Shira Sohn
Shlichut Coordinator 5776


The Common-Sense Rebellion

If you don’t ask, the answer is always no.

Parshat Beha’alotcha recounts the story of members of Bnei Yisrael successfully taking initiative.

In Bamidbar (Chapter 9), a group of people approaches Moshe and Aharon and says that they’re tameh and therefore unable to bring the Korban Pesach. They famously ask, “lamah nigara?” “Why should we be excluded from bringing the Korban Pesach?” Moshe brings their query to HaShem, who surprisingly grants their request, creating a new holiday called Pesach Sheni to satisfy their demand. What happens in this story is pretty remarkable. Bnei Yisrael have a challenge and a request, and HaShem grants it by creating a new holiday.

If you think about it, almost all of the mitzvot were instituted because HaShem wanted them, but one mitzvah was instituted only after a group of Bnei Yisrael took initiative to ask for it. They could have not done anything; after all, did they really expect HaShem to institute a new holiday to give them a second chance? But instead they took action. They took initiative and advocated for themselves. Pesach Sheni teaches us that ‘If you don’t ask, the answer is always no.’

Korach’s rebellion is another famous story about initiative. Seemingly, in Korach’s rebellion, Korach and his followers are just asking Moshe for what they want, just like by Pesach Sheni. The beginnings of the stories seem similar, so why do the responses so sharply contrast? Why is the request for Pesach Sheni granted, but Korach and his followers get killed for their request?

In the case of Pesach Sheni, the individuals who approach Moshe approach him as a figure of authority. Before they even ask their question, they recognize that ‘anachnu tmeim’ – we are impure. Only then do they go on to challenge. In the case of Korach, he and his followers refuse to admit that Moshe has any more authority than the rest of the nation, believing that ‘Kol haEidah kulam kedoshim’. Additionally, the intentions of the questioners in the story of Pesach Sheni were pure and le-shem shamayim, whereas Korach’s intentions were self-centered and his cause was anti-Halachic and anti-authoritarian.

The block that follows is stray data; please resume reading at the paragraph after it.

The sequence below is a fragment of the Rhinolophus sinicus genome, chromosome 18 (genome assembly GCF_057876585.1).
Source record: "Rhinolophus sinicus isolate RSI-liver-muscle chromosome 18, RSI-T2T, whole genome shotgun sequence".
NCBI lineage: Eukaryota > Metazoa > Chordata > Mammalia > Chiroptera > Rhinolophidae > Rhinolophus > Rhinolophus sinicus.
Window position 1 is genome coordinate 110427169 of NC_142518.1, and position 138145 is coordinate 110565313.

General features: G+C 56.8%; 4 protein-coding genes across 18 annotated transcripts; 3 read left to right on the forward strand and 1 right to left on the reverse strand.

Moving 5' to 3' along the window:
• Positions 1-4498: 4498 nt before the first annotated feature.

The Rav elaborates on both of these points in his article The “Common-Sense” Rebellion Against Torah Authority. Korach thought that mitzvot were based on common sense. Why would wearing an entire garment of tcheilet not fulfill the mitzvah if a pair of tzizit with just one techeilet strand does? Since Korach perceived mitzvot as being based on common sense, he therefore declared that all rational people have the right to interpret Jewish law according to their best understanding. There’s no need for gedolim or Torah authorities, since we could all be our own authority by just using common sense.

Korach’s approach is problematic, for it fails to understand the relationship between Hokhma, knowledge, and Da’at, intellegence, in Judaism. The Rav writes that:
“Korah’s appeal to common sense in Judaism was basically a claim that only da’at, and not hokhmah, is involved in the application of Halakhah… The halakhic legal system, as a hokhmah, has its own methodology, mode of analysis, conceptualized rationale, even as do mathematics and physics… the Oral Law has its own epistemological approach, which can be understood only by a lamdan who has mastered its methodology and its abundant material. Just as mathematics is more than a group of equations, and physics is more than a collection of natural laws, so, too, the Halakhah is more than a compilation of religious laws. It has its own logos and method of thinking and is an autonomous self-integrated system. The Halakhah need not make common sense any more than mathematics and scientific conceptualized systems need to accommodate themselves to common sense.”

The Rav notes that Korach’s rebellion was not quelled when he and his followers were swallowed by the ground as punishment for their actions. The common sense argument that was the rallying cry of Korach’s rebellion is still alive today. He explains that some people believe they can use their own common sense to decide the relevance and format of contemporary Judaism. They admit they don’t have formal training in Jewish texts and sources, yet like Korach, they still insist they have a right to decide major religious questions by exercising common sense, eliminating the need for religious authorities. They leave science to scientists and math to mathematicians, but they refuse to leave Halakha to Halakhic experts.

On Parshat Korach it is important to remember what the members of Korach’s rebellion did not – that we don’t know everything. We should always pursue knowledge and learning, have strong opinions, and take initiative, but all while recognizing that sometimes there are authorities we have to yield to since our common sense is not always enough.


For the Rav’s complete article: https://www.scribd.com/doc/13615801/Rav-Soloveitchik-The-Common-sense-Rebellion-Against-Torah-Authority